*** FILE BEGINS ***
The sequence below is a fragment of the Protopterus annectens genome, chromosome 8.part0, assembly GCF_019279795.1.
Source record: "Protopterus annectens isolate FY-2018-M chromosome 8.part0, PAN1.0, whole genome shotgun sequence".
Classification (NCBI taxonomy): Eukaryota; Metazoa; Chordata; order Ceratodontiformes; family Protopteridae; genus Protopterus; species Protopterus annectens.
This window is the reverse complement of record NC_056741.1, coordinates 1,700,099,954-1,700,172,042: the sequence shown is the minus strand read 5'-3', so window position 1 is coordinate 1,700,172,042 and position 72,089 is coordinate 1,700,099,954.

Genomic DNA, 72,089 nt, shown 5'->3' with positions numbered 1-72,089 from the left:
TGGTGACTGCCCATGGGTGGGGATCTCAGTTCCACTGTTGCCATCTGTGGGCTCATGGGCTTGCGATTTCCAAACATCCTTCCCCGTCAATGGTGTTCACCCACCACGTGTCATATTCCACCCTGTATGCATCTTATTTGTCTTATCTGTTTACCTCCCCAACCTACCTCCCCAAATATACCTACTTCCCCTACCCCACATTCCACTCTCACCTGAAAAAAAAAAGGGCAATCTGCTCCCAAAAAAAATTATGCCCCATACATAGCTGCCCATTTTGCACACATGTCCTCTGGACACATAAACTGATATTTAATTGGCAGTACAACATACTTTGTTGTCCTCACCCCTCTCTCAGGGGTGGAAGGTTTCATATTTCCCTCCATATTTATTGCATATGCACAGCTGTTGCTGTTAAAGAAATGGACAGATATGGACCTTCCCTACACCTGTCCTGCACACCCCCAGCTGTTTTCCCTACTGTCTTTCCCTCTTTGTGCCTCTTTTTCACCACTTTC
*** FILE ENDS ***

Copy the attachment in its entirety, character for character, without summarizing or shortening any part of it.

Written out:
The sequence below is a fragment of the Protopterus annectens genome, chromosome 8.part0, assembly GCF_019279795.1.
Source record: "Protopterus annectens isolate FY-2018-M chromosome 8.part0, PAN1.0, whole genome shotgun sequence".
Classification (NCBI taxonomy): Eukaryota; Metazoa; Chordata; order Ceratodontiformes; family Protopteridae; genus Protopterus; species Protopterus annectens.
This window is the reverse complement of record NC_056741.1, coordinates 1,700,099,954-1,700,172,042: the sequence shown is the minus strand read 5'-3', so window position 1 is coordinate 1,700,172,042 and position 72,089 is coordinate 1,700,099,954.

Genomic DNA, 72,089 nt, shown 5'->3' with positions numbered 1-72,089 from the left:
TGGTGACTGCCCATGGGTGGGGATCTCAGTTCCACTGTTGCCATCTGTGGGCTCATGGGCTTGCGATTTCCAAACATCCTTCCCCGTCAATGGTGTTCACCCACCACGTGTCATATTCCACCCTGTATGCATCTTATTTGTCTTATCTGTTTACCTCCCCAACCTACCTCCCCAAATATACCTACTTCCCCTACCCCACATTCCACTCTCACCTGAAAAAAAAAAGGGCAATCTGCTCCCAAAAAAAATTATGCCCCATACATAGCTGCCCATTTTGCACACATGTCCTCTGGACACATAAACTGATATTTAATTGGCAGTACAACATACTTTGTTGTCCTCACCCCTCTCTCAGGGGTGGAAGGTTTCATATTTCCCTCCATATTTATTGCATATGCACAGCTGTTGCTGTTAAAGAAATGGACAGATATGGACCTTCCCTACACCTGTCCTGCACACCCCCAGCTGTTTTCCCTACTGTCTTTCCCTCTTTGTGCCTCTTTTTCACCACTTTC